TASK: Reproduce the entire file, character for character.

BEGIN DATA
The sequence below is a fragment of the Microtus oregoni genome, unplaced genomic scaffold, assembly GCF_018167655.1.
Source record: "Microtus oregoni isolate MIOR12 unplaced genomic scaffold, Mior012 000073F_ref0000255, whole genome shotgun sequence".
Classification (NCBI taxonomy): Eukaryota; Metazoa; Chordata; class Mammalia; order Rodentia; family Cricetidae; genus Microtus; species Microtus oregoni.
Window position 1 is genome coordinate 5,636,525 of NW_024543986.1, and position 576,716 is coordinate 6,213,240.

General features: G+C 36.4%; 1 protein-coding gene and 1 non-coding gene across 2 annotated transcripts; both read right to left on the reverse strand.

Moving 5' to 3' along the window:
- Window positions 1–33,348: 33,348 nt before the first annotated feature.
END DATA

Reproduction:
The sequence below is a fragment of the Microtus oregoni genome, unplaced genomic scaffold, assembly GCF_018167655.1.
Source record: "Microtus oregoni isolate MIOR12 unplaced genomic scaffold, Mior012 000073F_ref0000255, whole genome shotgun sequence".
Classification (NCBI taxonomy): Eukaryota; Metazoa; Chordata; class Mammalia; order Rodentia; family Cricetidae; genus Microtus; species Microtus oregoni.
Window position 1 is genome coordinate 5,636,525 of NW_024543986.1, and position 576,716 is coordinate 6,213,240.

General features: G+C 36.4%; 1 protein-coding gene and 1 non-coding gene across 2 annotated transcripts; both read right to left on the reverse strand.

Moving 5' to 3' along the window:
- Window positions 1–33,348: 33,348 nt before the first annotated feature.